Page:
Would activism to ensure local hospitals and health departments are adequately preparing for COVID-19 be high-leverage?
COVID-19 may infect 40-70 percent of the world's population, per Harvard epidemiology professor Mark Lipsitch. The virus kills roughly one in every one hundred people infected. (See this post by someone who works in biosecurity and this Atlantic article.)
Hospitals and local health departments will need to prepare for the virus. In the United States, that response falls to the local level. Local health systems have substantial work to prepare:
The third lesson is to prepare health systems for what is to come. That entails painstaking logistical planning. Hospitals need supplies of gowns, masks, gloves, oxygen and drugs. They should already be conserving them. They will run short of equipment, including ventilators. They need a scheme for how to set aside wards and floors for covid-19 patients, for how to cope if staff fall ill, and for how to choose between patients if they are overwhelmed. By now, this work should have been done.
There will probably be a variation in preparedness since there isn't a central authority to ensure sufficient readiness (at least in the United States). Given the virus' mortality and potential reach, increasing local preparedness could be a high leverage opportunity.
What is your source for this? This seems way too high given that even in Hubei (population: 58.5 million), only about 1.1 in 1,000 people (total: 67,103) had confirmed cases.
This page collects expert opinions on the spread of COVID-19, and has one quote giving 40-70% and one quote giving 60% (and no other concrete predictions). Marc Lipsitch gave his reasoning for the 40-70% prediction here.
Note that he said "Should have said 40-70% of adults in a situation without effective controls." Based on my observations (reading a large amount of COVID-19 discussions and news stories), I think China, Taiwan, and Singapore have effective controls, South Korea is borderline, and Japan, US, and most of Europe are not likely to have effective controls. (And of course less developed countries almost certainly will not have effective controls.)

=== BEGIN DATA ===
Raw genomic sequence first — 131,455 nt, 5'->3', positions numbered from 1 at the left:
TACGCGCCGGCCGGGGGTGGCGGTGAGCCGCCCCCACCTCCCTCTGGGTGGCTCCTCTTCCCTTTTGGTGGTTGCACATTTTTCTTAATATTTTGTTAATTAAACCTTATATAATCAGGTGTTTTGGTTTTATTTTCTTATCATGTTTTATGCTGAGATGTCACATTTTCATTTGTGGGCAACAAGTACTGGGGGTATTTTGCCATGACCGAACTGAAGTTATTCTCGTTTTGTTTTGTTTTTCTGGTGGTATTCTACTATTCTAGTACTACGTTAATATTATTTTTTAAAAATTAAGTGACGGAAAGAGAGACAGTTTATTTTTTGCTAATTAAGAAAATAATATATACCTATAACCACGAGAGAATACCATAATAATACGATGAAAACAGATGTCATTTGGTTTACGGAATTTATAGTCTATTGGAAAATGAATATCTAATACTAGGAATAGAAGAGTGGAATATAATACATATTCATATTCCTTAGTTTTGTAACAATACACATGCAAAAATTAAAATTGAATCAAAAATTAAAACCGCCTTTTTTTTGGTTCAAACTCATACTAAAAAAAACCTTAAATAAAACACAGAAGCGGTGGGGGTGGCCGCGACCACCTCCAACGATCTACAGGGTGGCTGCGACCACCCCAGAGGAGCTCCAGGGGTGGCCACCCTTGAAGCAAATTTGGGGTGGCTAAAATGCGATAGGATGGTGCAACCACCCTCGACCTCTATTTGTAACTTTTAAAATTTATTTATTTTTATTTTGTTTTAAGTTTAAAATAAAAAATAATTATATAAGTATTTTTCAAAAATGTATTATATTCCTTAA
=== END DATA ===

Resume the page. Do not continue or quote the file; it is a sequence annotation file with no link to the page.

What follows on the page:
ETA: For example:
Thanks, important info.
The second link is incorrect; should be: https://threadreaderapp.com/thread/1228373884027592704.html
Thanks for reporting the incorrect link. I left off the "https://" (I copied it from my Chrome address bar, which leaves off the protocol if you click on the address bar instead of pressing "alt-d"; very annoying), and it still worked on ea.greaterwrong.com but not on forum.effectivealtruism.org.
Very helpful; thanks!
It looks like other users have clarified that figure, but I was referring to a quote by Mark Lipsitch in the Atlantic article I linked to. Thank you for pointing that out.
I've also heard that 40-70% figure (e.g. from German public health officials like the director of Germany's equivalent of the CDC). But I'm confused for the reason you stated. So I'd also appreciate an answer.
Some hypotheses (other than the 40-70% being just wrong) I can think of, though my guess is none of them is right:
(a) The 40-70% are a very long-term figure like risk of life-time infection assuming that the virus becomes permanently endemic.
(b) There being many more undetected than confirmed cases.
(c) The slowdown in new cases in Hubei only being temporary, i.e. expecting it to accelerate again and reaching 40-70% there.
(d) Thinking that the virus will spread more widely outside of Hubei, e.g. because one expects less drastic prevention/mitigation measures. [ETA: This comment seems to point to (d).]
My guess is that this is referencing Harvard School of Public Health's Marc Lipsitch who was quoted projecting this in this article (I think, I'm now paywalled so can't confirm) somewhat out of context and subsequently defended the range in this podcast.
Dr. Lipsitch is well respected in public health and epidemiology communities, FWIW
Thanks! Here's the quote:
I'm personally less optimistic about advocacy especially in targeted scientific and medical domains, because I think there's a strong worry that the professionals should do their jobs (especially since they're likely to be overtaxed very soon) and advocates can easily be more harmful than helpful.
I'd feel more optimistic about this if EAs in biosecurity or public health strongly encourage this (though I understand if this isn't politically feasible for them to do so).
I don't know nearly enough about what local hospitals are currently doing, so I have no idea whether it is inadequate and if it is what I could do about it. (Why would they listen to me, a random stranger?) That said, I could be convinced that there is something I could usefully do -- e.g. if someone who works in a hospital comments saying that my local hospital might be unprepared and might listen.